The research is in. Australia's trendiest baby girl name has been announced.


Recently, Mamamia brought you news that Linda had been declared the trendiest baby name of all time.

Lindas nationwide did fist pumps. But, as our article explained, that was American research. Australian parents have different tastes. Over here, Linda was never as big.

So what name is Australia’s Linda – officially, our trendiest girls’ name?

We’re not talking most popular of all time. We’re talking about a name that came into fashion rapidly, reached dizzying heights, and then fell out of fashion just as rapidly.

Mamamia dug into the births archives for NSW and Victoria, dating back to the 1930s, and did some number crunching.

There was one name that stood out as being our trendiest, by a long way. That name? Drum roll…

Our very own Kylie. Congrats, Kyles!

Image: Giphy.

If you are an Australian Kylie, you are almost certain to have born between 1965 and 1989. You are most likely to have been born in 1973, when the name was number one for baby girls in NSW. The state’s population was boosted by 1119 tiny Kylies that year, while there were 666 Kylies born over the border in Victoria.

Kylie Minogue – the original Kylie, as far as most of the world is concerned – was born in 1968. Meanwhile, chef Kylie Kwong was born in 1969, and TV presenter Kylie Gillies was born in 1967.

Kylie, believed to come from a Noongar word meaning “boomerang”, had 24 glorious years of popularity before Aussie parents suddenly went right off it in the late 1980s.

That could have had something to do with Kylie Minogue doing the Locomotion on every radio station, but more likely was due to bogan schoolgirl Kylie Mole on The Comedy Company making us cringe.

So what other names came close to being Australia’s trendiest name for girls? Here’s a brief rundown.

LISTEN: There’s no one under 60 with the name ‘Nigel’ anymore. We discuss why, on our podcast for imperfect parents (post continues after audio...)



In the top 100 1993-1995, peaked at number 48 in 1994.

Quirky “Cornflake Girl” singer Tori Amos inspired parents for exactly three years.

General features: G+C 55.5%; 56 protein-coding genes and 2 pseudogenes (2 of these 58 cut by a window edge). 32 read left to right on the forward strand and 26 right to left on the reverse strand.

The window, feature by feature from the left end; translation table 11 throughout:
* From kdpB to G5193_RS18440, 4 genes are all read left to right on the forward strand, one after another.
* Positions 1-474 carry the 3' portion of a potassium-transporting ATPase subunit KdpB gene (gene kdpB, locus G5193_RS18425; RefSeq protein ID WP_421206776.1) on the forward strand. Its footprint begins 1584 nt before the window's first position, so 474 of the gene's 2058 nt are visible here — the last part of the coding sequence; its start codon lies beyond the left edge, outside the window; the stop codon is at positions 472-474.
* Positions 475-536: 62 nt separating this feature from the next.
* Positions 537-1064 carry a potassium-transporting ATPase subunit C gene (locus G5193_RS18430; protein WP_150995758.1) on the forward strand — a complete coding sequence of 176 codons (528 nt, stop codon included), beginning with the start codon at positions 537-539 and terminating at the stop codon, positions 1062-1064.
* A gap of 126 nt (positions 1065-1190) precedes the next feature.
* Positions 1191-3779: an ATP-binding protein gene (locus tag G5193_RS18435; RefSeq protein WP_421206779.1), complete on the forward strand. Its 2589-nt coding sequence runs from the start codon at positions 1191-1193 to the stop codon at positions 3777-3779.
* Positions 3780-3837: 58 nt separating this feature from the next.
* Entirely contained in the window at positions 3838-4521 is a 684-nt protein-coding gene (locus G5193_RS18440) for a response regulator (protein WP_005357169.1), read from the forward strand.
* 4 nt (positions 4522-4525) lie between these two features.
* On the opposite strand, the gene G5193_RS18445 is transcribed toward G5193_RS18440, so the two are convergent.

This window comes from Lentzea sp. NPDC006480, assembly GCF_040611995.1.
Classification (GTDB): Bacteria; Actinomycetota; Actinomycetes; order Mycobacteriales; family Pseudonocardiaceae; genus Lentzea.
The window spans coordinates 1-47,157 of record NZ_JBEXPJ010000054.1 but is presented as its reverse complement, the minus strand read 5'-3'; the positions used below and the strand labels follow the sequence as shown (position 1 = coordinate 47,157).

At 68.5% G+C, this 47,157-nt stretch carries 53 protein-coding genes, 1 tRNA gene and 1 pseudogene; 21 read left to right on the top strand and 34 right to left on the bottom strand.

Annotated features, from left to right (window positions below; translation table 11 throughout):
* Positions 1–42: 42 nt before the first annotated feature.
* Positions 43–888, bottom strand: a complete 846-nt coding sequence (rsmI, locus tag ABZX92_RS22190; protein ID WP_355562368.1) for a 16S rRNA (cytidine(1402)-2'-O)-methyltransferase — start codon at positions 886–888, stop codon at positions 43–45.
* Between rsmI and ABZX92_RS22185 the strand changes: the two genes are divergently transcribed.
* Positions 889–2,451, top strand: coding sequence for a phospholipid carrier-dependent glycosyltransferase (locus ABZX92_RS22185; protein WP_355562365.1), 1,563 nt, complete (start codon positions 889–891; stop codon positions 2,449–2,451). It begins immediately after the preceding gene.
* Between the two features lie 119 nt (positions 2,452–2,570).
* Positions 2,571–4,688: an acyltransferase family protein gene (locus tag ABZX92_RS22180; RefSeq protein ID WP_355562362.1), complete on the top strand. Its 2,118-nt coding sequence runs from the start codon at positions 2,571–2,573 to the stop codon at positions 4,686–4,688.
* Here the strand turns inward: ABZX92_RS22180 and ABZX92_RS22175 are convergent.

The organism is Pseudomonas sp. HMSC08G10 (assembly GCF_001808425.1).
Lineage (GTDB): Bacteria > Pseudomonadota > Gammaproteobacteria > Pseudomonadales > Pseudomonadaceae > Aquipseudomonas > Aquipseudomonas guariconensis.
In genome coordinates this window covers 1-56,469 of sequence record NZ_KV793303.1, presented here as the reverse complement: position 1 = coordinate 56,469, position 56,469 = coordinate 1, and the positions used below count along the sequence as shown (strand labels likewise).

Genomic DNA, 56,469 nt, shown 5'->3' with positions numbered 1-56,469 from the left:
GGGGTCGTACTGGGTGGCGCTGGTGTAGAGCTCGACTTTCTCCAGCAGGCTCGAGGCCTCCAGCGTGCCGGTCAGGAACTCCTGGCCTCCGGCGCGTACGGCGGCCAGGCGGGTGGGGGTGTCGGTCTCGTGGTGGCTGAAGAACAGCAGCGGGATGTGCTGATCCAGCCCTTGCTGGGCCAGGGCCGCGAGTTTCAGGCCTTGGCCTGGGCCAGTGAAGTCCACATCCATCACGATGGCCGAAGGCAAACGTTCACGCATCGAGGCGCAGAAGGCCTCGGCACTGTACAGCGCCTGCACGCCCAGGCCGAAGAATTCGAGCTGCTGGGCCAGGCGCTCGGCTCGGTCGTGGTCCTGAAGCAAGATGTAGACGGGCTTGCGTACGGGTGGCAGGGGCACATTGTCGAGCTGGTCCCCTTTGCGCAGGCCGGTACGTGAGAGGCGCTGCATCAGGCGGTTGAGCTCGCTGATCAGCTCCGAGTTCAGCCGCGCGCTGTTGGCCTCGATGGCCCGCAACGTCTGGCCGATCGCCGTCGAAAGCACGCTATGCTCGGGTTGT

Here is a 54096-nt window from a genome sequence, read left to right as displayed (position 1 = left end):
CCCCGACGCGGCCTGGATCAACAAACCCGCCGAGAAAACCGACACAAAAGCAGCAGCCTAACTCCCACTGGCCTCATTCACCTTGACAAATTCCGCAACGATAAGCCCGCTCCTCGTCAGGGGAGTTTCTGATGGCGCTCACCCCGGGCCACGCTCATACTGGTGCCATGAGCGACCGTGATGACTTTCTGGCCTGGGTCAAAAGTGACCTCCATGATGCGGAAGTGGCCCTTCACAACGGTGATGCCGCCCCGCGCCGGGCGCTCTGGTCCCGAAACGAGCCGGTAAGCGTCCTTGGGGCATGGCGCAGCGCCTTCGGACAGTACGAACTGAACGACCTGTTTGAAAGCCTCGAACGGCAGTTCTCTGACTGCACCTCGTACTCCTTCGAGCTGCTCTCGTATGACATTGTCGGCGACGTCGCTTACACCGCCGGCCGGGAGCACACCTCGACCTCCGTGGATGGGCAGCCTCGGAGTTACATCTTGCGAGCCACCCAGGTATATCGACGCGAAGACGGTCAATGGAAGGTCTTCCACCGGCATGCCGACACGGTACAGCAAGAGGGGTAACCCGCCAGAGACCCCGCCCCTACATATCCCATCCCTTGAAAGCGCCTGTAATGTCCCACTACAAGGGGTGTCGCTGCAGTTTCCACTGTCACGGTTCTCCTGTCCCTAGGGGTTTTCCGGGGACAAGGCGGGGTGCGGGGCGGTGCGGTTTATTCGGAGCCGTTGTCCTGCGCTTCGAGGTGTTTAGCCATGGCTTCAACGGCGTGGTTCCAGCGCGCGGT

In the top 100 1951-1981, peaked at number 3 in 1957-1958.

Deborah was already on the way out when porno Debbie Does Dallas came along in 1978. It didn’t help.


In the top 100 1986-1988, peaked at number 63 in 1987.

Pronounced “a-LEESE”, this name took off briefly when Alyce Platt was on Sale Of The Century.


In the top 100 1997-1999, peaked at number 68 in 1998-1999.

Country-pop singer Shania Twain obviously had a lot of fans in the late 1990s.


In the top 100 1984-1991, peaked at number 33 in 1987.

We can thank Priscilla Presley in ‘80s mega-soap Dallas for giving us Jenna.


In the top 100 1959-1997, peaked at number 2 in 1968.

A pet form of Elizabeth, Lisa was the Betty of the second half of last century.


In the top 100, 1953-1982, peaked at number 3 in 1965.

Italian for “lady”, Australian for “girl born in the 1960s”.


In the top 100 1964-2002, peaked at number 2 in 1975.

As Nicole went out for girls, Nicholas came in for boys.


In the top 100 1945-1986, peaked at number 1 in 1963-1966 and 1968.


Massively popular for a lot longer than you might have thought.


In the top 100 1949-1982, peaked at number 2 in 1964-1965.

The mid-1960s was all about Karen and Sharon (not to mention Darren) 


In the top 100 1952-2002, peaked at number 1 in 1967, 1969-1972 and 1974-1975.

No wonder we all know so many Michelles.


In the top 100 1966-2007, peaked at number 1 in 1976-1982.

And so many Rebeccas.


In the top 100 1939-1987, peaked at number 1 in 1954-55.

Big among baby boomers.


In the top 100 1989-2001, peaked at number 13 in 1993.

Oops… Britney Spears might have helped kill off this name.


In the top 100 1986-2005, peaked at number 12 in 1993.

Ashley was hot for boys, then Ashleigh was hot for girls – now it’s just not.


In the top 100 1957-1984, peaked at number 6 in 1968.

Don’t hear of many baby Leannes nowadays, do you?


In the top 100 1957-1992, peaked at number 6 in 1974 and 1976.

Belinda, Melinda, Melissa, Vanessa – all big at the same time.


In the top 100 1949-1974, peaked at number 11 in 1959.

As the pet form Vicki went out, the formal version Victoria came in.


Note: popularity rankings are based on NSW births.

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